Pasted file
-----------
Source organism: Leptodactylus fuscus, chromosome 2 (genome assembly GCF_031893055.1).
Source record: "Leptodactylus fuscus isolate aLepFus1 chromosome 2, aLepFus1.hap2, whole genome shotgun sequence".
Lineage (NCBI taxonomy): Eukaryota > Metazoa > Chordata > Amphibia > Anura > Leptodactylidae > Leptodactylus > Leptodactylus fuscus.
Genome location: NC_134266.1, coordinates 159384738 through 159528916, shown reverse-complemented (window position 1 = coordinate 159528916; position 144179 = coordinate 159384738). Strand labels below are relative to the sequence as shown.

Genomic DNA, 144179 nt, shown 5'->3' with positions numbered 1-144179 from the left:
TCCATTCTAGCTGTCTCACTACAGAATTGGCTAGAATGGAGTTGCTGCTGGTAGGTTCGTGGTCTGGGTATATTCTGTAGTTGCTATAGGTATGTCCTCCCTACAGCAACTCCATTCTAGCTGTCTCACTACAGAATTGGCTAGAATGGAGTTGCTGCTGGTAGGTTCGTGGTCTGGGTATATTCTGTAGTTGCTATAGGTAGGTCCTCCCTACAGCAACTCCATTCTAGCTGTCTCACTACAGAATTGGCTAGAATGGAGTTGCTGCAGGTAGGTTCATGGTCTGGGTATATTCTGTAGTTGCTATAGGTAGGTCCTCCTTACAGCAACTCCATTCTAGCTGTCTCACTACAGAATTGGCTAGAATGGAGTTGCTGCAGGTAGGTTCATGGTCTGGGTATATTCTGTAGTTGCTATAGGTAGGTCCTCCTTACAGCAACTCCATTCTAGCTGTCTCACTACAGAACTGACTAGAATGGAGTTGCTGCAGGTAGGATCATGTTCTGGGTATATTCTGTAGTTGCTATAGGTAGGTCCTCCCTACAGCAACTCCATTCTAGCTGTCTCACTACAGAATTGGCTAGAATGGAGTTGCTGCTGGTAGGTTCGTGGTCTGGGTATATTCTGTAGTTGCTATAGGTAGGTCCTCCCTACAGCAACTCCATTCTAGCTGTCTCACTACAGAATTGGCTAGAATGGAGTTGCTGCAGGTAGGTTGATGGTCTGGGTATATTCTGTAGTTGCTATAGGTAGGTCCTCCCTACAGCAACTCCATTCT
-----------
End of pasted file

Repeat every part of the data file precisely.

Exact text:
Source organism: Leptodactylus fuscus, chromosome 2 (genome assembly GCF_031893055.1).
Source record: "Leptodactylus fuscus isolate aLepFus1 chromosome 2, aLepFus1.hap2, whole genome shotgun sequence".
Lineage (NCBI taxonomy): Eukaryota > Metazoa > Chordata > Amphibia > Anura > Leptodactylidae > Leptodactylus > Leptodactylus fuscus.
Genome location: NC_134266.1, coordinates 159384738 through 159528916, shown reverse-complemented (window position 1 = coordinate 159528916; position 144179 = coordinate 159384738). Strand labels below are relative to the sequence as shown.

Genomic DNA, 144179 nt, shown 5'->3' with positions numbered 1-144179 from the left:
TCCATTCTAGCTGTCTCACTACAGAATTGGCTAGAATGGAGTTGCTGCTGGTAGGTTCGTGGTCTGGGTATATTCTGTAGTTGCTATAGGTATGTCCTCCCTACAGCAACTCCATTCTAGCTGTCTCACTACAGAATTGGCTAGAATGGAGTTGCTGCTGGTAGGTTCGTGGTCTGGGTATATTCTGTAGTTGCTATAGGTAGGTCCTCCCTACAGCAACTCCATTCTAGCTGTCTCACTACAGAATTGGCTAGAATGGAGTTGCTGCAGGTAGGTTCATGGTCTGGGTATATTCTGTAGTTGCTATAGGTAGGTCCTCCTTACAGCAACTCCATTCTAGCTGTCTCACTACAGAATTGGCTAGAATGGAGTTGCTGCAGGTAGGTTCATGGTCTGGGTATATTCTGTAGTTGCTATAGGTAGGTCCTCCTTACAGCAACTCCATTCTAGCTGTCTCACTACAGAACTGACTAGAATGGAGTTGCTGCAGGTAGGATCATGTTCTGGGTATATTCTGTAGTTGCTATAGGTAGGTCCTCCCTACAGCAACTCCATTCTAGCTGTCTCACTACAGAATTGGCTAGAATGGAGTTGCTGCTGGTAGGTTCGTGGTCTGGGTATATTCTGTAGTTGCTATAGGTAGGTCCTCCCTACAGCAACTCCATTCTAGCTGTCTCACTACAGAATTGGCTAGAATGGAGTTGCTGCAGGTAGGTTGATGGTCTGGGTATATTCTGTAGTTGCTATAGGTAGGTCCTCCCTACAGCAACTCCATTCT